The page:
Most people don’t want to think about it, but experts say it’s better to have a plan and practice it than to face a crisis and not have any idea what to do.

Active shooter in your building. Smoke coming in under your office door. Tornado sirens blaring outside. You’re at the office; would you know what to do? Because you’re working in Cobb County, your resources for emergency preparedness are plentiful, and best of all many are offered at no cost to businesses, schools and residents.

“All our agencies in the county work together to ensure that our businesses and citizens are prepared for all kinds of emergencies,” says Sgt. Dana Pierce with Cobb County Police. “When there’s an emergency of any kind, time is critical. The call goes out and we’re there in minutes.”

Over the summer, county agencies implemented annual active shooter training. “We trained more than 650 Cobb County police [officers] and took our training to the schools for the schools and their resource officers,” Pierce says. “Now we’re opening up our training to businesses and individuals in the five precincts to reach a larger audience.”

A number of agencies in Cobb work together to ensure that businesses and residents are prepared and safe in all kinds of crisis situations by offering emergency preparedness programs. Representatives from Cobb Police, Cobb Fire, Cobb-Douglas Center for Emergency Preparedness and Response (part of the Georgia Department of Public Health) and other groups conduct sessions at no charge at public facilities and in workplaces.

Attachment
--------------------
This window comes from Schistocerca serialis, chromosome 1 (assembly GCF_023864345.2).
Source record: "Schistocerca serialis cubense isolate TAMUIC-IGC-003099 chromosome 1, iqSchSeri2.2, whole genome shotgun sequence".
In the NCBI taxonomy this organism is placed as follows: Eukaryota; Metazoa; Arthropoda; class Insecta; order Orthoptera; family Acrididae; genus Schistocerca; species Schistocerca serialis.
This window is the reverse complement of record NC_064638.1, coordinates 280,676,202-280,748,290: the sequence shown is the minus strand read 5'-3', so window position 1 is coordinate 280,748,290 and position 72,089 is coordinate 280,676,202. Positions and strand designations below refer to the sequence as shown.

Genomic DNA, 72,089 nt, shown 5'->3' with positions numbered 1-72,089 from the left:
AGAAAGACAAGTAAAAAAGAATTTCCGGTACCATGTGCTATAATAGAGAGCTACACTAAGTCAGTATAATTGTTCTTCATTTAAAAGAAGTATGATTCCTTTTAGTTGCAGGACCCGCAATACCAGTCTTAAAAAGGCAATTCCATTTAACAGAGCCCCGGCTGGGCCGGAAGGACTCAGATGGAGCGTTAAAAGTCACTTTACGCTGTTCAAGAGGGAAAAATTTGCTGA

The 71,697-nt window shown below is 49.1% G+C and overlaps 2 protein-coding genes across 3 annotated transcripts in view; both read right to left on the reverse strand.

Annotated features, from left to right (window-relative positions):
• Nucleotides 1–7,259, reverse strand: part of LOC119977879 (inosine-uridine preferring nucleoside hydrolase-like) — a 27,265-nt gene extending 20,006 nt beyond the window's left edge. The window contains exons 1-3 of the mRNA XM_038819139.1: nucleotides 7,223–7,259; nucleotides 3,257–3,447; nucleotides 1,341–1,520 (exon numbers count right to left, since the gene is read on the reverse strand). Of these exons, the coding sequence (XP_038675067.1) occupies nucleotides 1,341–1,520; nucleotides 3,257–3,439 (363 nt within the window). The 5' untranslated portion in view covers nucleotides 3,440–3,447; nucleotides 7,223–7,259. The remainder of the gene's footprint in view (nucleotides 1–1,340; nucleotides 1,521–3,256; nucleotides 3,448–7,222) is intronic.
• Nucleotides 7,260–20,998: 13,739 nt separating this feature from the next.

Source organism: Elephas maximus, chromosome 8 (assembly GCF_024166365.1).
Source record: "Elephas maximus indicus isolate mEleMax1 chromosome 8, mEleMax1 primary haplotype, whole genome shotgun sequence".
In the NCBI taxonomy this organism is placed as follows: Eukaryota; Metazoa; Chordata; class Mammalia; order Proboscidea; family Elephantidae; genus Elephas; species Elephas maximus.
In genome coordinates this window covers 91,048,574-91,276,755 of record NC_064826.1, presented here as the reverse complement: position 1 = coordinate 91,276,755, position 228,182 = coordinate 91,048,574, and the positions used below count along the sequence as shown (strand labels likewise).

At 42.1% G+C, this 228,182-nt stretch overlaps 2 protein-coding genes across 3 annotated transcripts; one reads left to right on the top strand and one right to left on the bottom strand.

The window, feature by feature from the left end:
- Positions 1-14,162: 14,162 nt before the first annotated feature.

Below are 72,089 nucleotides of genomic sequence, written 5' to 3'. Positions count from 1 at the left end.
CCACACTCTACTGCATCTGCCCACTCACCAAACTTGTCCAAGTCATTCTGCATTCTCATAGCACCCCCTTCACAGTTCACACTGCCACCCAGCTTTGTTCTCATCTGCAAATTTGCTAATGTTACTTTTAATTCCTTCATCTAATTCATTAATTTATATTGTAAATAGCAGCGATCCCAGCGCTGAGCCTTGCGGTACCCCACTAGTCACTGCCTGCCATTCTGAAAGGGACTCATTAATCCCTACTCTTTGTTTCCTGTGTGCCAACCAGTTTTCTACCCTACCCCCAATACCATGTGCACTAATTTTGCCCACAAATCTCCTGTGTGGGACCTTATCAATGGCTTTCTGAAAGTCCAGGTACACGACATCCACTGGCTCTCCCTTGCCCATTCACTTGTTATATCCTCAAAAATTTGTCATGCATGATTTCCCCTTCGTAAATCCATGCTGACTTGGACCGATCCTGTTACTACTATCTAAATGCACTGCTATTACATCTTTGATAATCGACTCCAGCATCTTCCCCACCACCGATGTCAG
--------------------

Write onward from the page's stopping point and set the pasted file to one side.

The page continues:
cobb-fire-extinguisherCobb County’s Fire Life Safety Educator Dennis Rucker has spent the past 15 years educating businesses about emergency preparedness and best practices. “Our programs cover four main areas: fire evacuation, emergency medical situations, violent weather and active shooter,” says the 25-year veteran of the Cobb County Fire Department. Topics within these areas include identifying at least two evacuation routes in case of fire, properly using a fire extinguisher and basic safety protocols for severe weather. “You’d be surprised what many people do when they hear a weather siren — they head right to the nearest window to look outside to see what’s going on,” he says. “That’s the worst thing you can do. You should immediately seek cover in an internal space on a lower floor or in a stairwell, away from windows.”

The Georgia Emergency Management and Homeland Security Agency coordinates statewide emergency preparedness, response and recovery. Bernard King is the public programs coordinator at the Cobb County Emergency Management Agency, which is under the direction of GEMA. “We’re responsible for planning, preparedness, mitigation, responsiveness and recovery and that covers everything from floods and inclement weather to business continuity planning. As a business owner, you need to think about how a crisis will affect your operations,” King says. “Small business is the backbone of America and you need to consider your employees — getting them home safely and dealing with how they will do their jobs in certain cases, plus remember that your customers may need what you provide, so keep that in mind.”